The way things look, the Indians appear to be about done with their shopping this offseason. Outside of a favorable trade falling in their lap, they probably won’t add a significant player making a good chunk of change via a trade unless they clear money in the same deal or a secondary deal with a trade of someone else (Asdrubal Cabrera or Bourn). Also, there are few if any fits in free agency that could fit their budget and also not result in the loss of their 2014 first round pick and much needed bonus pool money.
What they probably will continue to do is sign several minor league free agents along the lines of what they did last year with the likes of Scott Kazmir, Ryan Raburn, Rich Hill and Jason Giambi with the hopes one or two make an impression this spring and maybe factor into things.
As far as any guaranteed deals, the only one I see any possible chance of happening is Ubaldo Jimenez coming back if his market flatlines – but it is important to note that his market still has yet to be established and that he is expected to get a deal with someone. The Masahiro Tanaka saga has held up a lot of the starting pitching market, and once he signs it will unclog the market. Even if the Indians were to entertain the notion of bringing Jimenez back they would have to get very creative with their payroll in order to fit him in as it would be pushed to close to $100 million in 2014 with him on in tow.
This was a tough offseason for the Indians as they lost three significant pieces to the team in Jimenez, Kazmir andJoe Smith, and also lost several other players who contributed to the team like Perez. Even with all of those losses, they created little payroll flexibility because of the $25-30 million in built in increases from 2013 to 2014 for the existing players on the roster. That has tied their hands this offseason, and they are doing the best they can with a limited budget to work with.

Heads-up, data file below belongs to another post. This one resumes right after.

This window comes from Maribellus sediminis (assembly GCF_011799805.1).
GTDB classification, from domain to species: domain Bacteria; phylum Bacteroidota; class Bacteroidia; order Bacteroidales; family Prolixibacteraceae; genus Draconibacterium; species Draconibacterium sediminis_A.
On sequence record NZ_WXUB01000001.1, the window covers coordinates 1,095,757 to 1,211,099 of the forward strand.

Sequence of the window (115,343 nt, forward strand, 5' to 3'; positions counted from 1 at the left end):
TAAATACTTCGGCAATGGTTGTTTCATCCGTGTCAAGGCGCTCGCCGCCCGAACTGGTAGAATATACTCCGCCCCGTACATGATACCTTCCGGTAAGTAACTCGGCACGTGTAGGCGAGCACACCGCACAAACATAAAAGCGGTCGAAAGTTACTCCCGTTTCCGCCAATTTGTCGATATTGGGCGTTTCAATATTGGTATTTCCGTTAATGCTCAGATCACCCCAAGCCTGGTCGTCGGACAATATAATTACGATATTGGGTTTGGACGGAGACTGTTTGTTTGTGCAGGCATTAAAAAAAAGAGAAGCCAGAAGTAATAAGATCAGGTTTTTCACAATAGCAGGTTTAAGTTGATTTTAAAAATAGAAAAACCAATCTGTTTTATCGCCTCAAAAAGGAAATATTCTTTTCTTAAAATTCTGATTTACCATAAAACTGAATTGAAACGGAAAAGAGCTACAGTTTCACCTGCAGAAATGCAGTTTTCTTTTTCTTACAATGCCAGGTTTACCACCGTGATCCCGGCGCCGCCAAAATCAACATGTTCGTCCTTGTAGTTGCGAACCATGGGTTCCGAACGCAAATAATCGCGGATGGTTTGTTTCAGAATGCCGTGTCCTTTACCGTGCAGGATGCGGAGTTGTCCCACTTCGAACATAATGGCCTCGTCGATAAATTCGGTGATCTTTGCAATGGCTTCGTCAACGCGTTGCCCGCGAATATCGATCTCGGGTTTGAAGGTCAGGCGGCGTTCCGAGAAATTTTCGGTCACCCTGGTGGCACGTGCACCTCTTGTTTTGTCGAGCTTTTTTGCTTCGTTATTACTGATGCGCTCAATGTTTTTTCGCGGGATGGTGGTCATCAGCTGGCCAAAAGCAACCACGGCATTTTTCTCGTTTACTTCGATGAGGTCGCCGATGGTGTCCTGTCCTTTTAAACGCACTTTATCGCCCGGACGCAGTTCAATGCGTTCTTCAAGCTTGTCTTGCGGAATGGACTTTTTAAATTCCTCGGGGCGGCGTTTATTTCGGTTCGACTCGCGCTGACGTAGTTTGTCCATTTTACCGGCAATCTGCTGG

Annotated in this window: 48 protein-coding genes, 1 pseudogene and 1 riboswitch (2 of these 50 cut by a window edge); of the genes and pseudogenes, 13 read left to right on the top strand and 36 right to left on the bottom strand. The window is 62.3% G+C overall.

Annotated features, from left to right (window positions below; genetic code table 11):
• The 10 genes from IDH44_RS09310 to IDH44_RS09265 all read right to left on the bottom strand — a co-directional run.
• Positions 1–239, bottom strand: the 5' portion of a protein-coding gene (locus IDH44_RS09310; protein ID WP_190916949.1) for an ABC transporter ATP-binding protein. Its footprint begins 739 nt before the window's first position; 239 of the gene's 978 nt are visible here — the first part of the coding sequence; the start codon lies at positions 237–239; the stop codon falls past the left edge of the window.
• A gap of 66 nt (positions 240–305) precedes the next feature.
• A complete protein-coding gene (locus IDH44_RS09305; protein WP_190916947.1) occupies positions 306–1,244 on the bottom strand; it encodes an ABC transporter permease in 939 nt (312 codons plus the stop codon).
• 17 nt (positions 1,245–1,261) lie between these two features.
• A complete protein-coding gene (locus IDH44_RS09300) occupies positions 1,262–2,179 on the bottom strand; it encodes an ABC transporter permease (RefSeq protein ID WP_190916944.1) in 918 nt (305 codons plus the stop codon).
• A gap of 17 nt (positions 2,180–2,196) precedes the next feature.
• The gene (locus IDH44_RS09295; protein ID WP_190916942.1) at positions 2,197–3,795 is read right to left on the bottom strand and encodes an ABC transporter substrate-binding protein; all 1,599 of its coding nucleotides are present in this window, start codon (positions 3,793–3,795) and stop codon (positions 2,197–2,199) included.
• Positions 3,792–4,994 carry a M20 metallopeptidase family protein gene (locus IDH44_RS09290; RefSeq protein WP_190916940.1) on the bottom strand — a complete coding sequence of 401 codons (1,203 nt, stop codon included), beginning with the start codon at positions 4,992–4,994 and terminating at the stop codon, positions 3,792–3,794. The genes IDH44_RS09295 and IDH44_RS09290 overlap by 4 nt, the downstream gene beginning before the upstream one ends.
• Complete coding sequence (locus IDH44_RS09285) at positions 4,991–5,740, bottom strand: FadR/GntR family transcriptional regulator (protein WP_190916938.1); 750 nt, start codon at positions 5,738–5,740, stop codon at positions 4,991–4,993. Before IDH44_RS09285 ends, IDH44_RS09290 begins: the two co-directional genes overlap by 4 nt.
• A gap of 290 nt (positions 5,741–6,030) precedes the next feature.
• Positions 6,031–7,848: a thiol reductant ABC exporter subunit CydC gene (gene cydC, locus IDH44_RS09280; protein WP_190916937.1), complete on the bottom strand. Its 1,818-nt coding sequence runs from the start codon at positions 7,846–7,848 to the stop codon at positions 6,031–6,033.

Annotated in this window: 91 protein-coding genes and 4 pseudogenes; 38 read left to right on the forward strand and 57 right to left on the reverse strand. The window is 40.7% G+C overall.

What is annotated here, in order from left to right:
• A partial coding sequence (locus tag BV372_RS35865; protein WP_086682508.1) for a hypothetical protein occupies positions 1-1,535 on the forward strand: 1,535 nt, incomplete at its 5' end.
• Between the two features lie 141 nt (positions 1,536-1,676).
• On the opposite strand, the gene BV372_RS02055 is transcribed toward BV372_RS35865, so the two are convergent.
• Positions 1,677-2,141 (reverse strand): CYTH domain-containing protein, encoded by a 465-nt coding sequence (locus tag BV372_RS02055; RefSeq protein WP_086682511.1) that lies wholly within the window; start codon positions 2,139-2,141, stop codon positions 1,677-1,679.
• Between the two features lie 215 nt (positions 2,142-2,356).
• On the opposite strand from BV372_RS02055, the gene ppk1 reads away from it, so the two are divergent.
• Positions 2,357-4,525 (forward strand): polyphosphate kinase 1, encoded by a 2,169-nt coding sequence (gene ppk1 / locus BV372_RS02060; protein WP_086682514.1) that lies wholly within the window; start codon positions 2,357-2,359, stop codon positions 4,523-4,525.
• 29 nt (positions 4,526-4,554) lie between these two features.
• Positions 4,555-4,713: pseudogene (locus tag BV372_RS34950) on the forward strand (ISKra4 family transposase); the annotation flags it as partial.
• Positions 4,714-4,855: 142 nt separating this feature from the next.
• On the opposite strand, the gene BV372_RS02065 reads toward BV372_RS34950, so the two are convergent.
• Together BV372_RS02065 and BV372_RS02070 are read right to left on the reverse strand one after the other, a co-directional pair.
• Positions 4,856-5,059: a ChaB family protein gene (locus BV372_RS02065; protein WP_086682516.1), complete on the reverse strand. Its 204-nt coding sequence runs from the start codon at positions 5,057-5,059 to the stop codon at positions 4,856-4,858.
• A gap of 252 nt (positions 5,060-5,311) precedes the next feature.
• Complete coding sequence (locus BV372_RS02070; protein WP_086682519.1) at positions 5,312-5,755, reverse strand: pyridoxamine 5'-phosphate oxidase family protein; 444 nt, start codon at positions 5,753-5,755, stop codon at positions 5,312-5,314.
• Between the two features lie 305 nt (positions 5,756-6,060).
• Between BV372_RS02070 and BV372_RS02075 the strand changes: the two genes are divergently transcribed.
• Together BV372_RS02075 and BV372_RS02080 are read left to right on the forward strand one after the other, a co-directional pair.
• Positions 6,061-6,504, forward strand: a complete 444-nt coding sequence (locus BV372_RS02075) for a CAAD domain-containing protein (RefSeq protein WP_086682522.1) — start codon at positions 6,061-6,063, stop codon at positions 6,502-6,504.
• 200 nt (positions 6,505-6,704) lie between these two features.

It’s the money, silly
There is a lot of talk how teams are afraid to give up their first round pick as compensation for signing players that have been extended qualifying offers. This is not exactly the case and not even close to the real reason.
Teams have always lost a first round pick or other picks when they signed players. Under the old Collective Bargaining Agreement (CBA) where there were Type A, B, and C free agents, teams lost drafts picks for signing Type A free agents. If a team lost a Type-A rated free agent that they had offered salary arbitration to they in turn received compensation in the form of the signing team's first round pick (or second round pick depending on the signing team's draft slot) and a supplemental pick between the first and second rounds. Type B brought in compensation through a supplemental pick only, and Type C did not bring any compensation.
Under the new CBA, the Type A, B and C designations were thrown out and it was simplified where if a team wishes to receive compensation they must extend a qualifying offer to a player eligible for free agency. A qualifying offer requires a team to extend a one year guaranteed salary – should the player accept it – that is the average salary of the top 125 free agents from the previous winter. Last offseason it was $13.3 million and this offseason it was $14.1 million, so it is a very significant commitment and they are only extended to the top free agents.